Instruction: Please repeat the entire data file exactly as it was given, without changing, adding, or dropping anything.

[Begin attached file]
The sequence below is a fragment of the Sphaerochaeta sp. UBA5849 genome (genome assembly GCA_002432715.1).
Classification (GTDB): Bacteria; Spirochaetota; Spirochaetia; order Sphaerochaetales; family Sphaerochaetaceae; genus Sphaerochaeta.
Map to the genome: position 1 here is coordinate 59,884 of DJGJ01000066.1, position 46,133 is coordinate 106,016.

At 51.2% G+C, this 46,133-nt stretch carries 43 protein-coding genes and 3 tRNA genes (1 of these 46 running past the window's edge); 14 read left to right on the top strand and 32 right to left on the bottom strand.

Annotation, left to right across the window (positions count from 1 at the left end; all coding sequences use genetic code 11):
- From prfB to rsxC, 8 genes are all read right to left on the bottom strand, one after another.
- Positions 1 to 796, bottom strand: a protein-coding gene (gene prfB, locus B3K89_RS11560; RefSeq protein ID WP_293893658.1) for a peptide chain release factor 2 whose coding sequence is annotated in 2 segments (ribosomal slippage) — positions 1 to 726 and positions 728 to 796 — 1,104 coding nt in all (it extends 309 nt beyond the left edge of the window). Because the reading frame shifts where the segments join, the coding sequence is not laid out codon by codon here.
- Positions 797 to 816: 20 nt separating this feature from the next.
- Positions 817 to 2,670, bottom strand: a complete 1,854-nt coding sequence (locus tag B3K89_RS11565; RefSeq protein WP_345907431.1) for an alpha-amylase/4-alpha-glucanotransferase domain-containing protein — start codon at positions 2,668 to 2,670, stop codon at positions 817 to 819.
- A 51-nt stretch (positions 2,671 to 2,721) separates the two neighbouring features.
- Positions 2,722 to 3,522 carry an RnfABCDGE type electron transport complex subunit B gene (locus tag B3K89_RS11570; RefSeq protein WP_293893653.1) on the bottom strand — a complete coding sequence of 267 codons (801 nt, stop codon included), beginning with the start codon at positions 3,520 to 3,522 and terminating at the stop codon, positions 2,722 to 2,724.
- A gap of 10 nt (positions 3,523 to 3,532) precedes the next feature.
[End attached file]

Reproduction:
The sequence below is a fragment of the Sphaerochaeta sp. UBA5849 genome (genome assembly GCA_002432715.1).
Classification (GTDB): Bacteria; Spirochaetota; Spirochaetia; order Sphaerochaetales; family Sphaerochaetaceae; genus Sphaerochaeta.
Map to the genome: position 1 here is coordinate 59,884 of DJGJ01000066.1, position 46,133 is coordinate 106,016.

At 51.2% G+C, this 46,133-nt stretch carries 43 protein-coding genes and 3 tRNA genes (1 of these 46 running past the window's edge); 14 read left to right on the top strand and 32 right to left on the bottom strand.

Annotation, left to right across the window (positions count from 1 at the left end; all coding sequences use genetic code 11):
- From prfB to rsxC, 8 genes are all read right to left on the bottom strand, one after another.
- Positions 1 to 796, bottom strand: a protein-coding gene (gene prfB, locus B3K89_RS11560; RefSeq protein ID WP_293893658.1) for a peptide chain release factor 2 whose coding sequence is annotated in 2 segments (ribosomal slippage) — positions 1 to 726 and positions 728 to 796 — 1,104 coding nt in all (it extends 309 nt beyond the left edge of the window). Because the reading frame shifts where the segments join, the coding sequence is not laid out codon by codon here.
- Positions 797 to 816: 20 nt separating this feature from the next.
- Positions 817 to 2,670, bottom strand: a complete 1,854-nt coding sequence (locus tag B3K89_RS11565; RefSeq protein WP_345907431.1) for an alpha-amylase/4-alpha-glucanotransferase domain-containing protein — start codon at positions 2,668 to 2,670, stop codon at positions 817 to 819.
- A 51-nt stretch (positions 2,671 to 2,721) separates the two neighbouring features.
- Positions 2,722 to 3,522 carry an RnfABCDGE type electron transport complex subunit B gene (locus tag B3K89_RS11570; RefSeq protein WP_293893653.1) on the bottom strand — a complete coding sequence of 267 codons (801 nt, stop codon included), beginning with the start codon at positions 3,520 to 3,522 and terminating at the stop codon, positions 2,722 to 2,724.
- A gap of 10 nt (positions 3,523 to 3,532) precedes the next feature.